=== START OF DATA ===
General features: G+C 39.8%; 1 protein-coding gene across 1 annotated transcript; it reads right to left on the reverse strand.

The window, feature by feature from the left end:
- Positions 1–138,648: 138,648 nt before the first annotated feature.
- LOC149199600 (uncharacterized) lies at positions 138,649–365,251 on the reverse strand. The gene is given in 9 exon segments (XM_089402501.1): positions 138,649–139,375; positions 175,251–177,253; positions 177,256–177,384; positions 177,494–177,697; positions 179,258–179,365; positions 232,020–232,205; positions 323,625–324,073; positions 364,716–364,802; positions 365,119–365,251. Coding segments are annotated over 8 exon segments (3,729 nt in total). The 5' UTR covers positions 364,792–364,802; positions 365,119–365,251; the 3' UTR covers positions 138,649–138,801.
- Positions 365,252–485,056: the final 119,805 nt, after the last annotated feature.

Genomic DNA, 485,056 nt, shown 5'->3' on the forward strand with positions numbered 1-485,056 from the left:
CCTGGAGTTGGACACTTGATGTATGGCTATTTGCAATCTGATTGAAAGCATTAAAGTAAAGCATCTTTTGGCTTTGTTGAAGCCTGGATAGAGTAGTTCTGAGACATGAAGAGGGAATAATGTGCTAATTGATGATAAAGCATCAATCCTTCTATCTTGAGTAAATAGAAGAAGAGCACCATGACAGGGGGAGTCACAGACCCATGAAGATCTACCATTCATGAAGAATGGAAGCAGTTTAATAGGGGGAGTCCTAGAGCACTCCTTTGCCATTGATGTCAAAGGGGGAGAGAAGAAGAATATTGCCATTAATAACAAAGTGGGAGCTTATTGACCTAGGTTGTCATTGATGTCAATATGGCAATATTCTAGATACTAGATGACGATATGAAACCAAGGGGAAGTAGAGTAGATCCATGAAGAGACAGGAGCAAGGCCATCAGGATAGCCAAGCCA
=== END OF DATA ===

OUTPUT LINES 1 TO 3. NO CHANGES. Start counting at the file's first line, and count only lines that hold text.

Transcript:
General features: G+C 39.8%; 1 protein-coding gene across 1 annotated transcript; it reads right to left on the reverse strand.

The window, feature by feature from the left end:
- Positions 1–138,648: 138,648 nt before the first annotated feature.